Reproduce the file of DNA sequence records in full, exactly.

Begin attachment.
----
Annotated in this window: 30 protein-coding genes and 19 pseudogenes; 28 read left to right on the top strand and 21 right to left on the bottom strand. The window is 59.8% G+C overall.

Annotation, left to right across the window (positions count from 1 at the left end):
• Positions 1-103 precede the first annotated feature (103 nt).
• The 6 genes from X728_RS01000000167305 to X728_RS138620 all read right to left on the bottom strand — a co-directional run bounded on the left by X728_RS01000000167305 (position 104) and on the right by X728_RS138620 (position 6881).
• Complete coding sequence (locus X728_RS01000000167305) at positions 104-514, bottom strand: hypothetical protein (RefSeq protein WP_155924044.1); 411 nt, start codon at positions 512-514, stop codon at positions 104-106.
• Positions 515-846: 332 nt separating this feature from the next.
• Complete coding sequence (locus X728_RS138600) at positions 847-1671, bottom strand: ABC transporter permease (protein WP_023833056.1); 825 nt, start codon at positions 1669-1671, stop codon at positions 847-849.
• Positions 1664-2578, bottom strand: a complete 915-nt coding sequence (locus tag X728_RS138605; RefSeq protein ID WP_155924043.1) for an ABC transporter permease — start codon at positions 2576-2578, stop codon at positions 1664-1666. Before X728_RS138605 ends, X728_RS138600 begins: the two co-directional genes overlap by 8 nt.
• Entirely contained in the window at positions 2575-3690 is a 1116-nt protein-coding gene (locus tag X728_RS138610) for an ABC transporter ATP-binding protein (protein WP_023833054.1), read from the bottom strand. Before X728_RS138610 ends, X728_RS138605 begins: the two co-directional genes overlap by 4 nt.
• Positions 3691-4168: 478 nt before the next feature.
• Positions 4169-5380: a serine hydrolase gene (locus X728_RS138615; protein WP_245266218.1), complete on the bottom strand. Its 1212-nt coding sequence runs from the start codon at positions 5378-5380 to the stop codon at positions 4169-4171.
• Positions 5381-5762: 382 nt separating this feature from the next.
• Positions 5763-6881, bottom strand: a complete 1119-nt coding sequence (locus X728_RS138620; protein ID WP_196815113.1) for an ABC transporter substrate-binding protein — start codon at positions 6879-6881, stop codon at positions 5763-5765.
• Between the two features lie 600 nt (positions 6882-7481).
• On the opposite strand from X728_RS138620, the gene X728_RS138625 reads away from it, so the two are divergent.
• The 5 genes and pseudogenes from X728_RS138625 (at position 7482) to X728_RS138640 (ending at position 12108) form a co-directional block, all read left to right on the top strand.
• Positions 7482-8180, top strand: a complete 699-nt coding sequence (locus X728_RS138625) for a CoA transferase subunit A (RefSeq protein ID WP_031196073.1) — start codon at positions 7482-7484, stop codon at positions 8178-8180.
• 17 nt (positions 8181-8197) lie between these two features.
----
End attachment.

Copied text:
Annotated in this window: 30 protein-coding genes and 19 pseudogenes; 28 read left to right on the top strand and 21 right to left on the bottom strand. The window is 59.8% G+C overall.

Annotation, left to right across the window (positions count from 1 at the left end):
• Positions 1-103 precede the first annotated feature (103 nt).
• The 6 genes from X728_RS01000000167305 to X728_RS138620 all read right to left on the bottom strand — a co-directional run bounded on the left by X728_RS01000000167305 (position 104) and on the right by X728_RS138620 (position 6881).
• Complete coding sequence (locus X728_RS01000000167305) at positions 104-514, bottom strand: hypothetical protein (RefSeq protein WP_155924044.1); 411 nt, start codon at positions 512-514, stop codon at positions 104-106.
• Positions 515-846: 332 nt separating this feature from the next.
• Complete coding sequence (locus X728_RS138600) at positions 847-1671, bottom strand: ABC transporter permease (protein WP_023833056.1); 825 nt, start codon at positions 1669-1671, stop codon at positions 847-849.
• Positions 1664-2578, bottom strand: a complete 915-nt coding sequence (locus tag X728_RS138605; RefSeq protein ID WP_155924043.1) for an ABC transporter permease — start codon at positions 2576-2578, stop codon at positions 1664-1666. Before X728_RS138605 ends, X728_RS138600 begins: the two co-directional genes overlap by 8 nt.
• Entirely contained in the window at positions 2575-3690 is a 1116-nt protein-coding gene (locus tag X728_RS138610) for an ABC transporter ATP-binding protein (protein WP_023833054.1), read from the bottom strand. Before X728_RS138610 ends, X728_RS138605 begins: the two co-directional genes overlap by 4 nt.
• Positions 3691-4168: 478 nt before the next feature.
• Positions 4169-5380: a serine hydrolase gene (locus X728_RS138615; protein WP_245266218.1), complete on the bottom strand. Its 1212-nt coding sequence runs from the start codon at positions 5378-5380 to the stop codon at positions 4169-4171.
• Positions 5381-5762: 382 nt separating this feature from the next.
• Positions 5763-6881, bottom strand: a complete 1119-nt coding sequence (locus X728_RS138620; protein ID WP_196815113.1) for an ABC transporter substrate-binding protein — start codon at positions 6879-6881, stop codon at positions 5763-5765.
• Between the two features lie 600 nt (positions 6882-7481).
• On the opposite strand from X728_RS138620, the gene X728_RS138625 reads away from it, so the two are divergent.
• The 5 genes and pseudogenes from X728_RS138625 (at position 7482) to X728_RS138640 (ending at position 12108) form a co-directional block, all read left to right on the top strand.
• Positions 7482-8180, top strand: a complete 699-nt coding sequence (locus X728_RS138625) for a CoA transferase subunit A (RefSeq protein ID WP_031196073.1) — start codon at positions 7482-7484, stop codon at positions 8178-8180.
• 17 nt (positions 8181-8197) lie between these two features.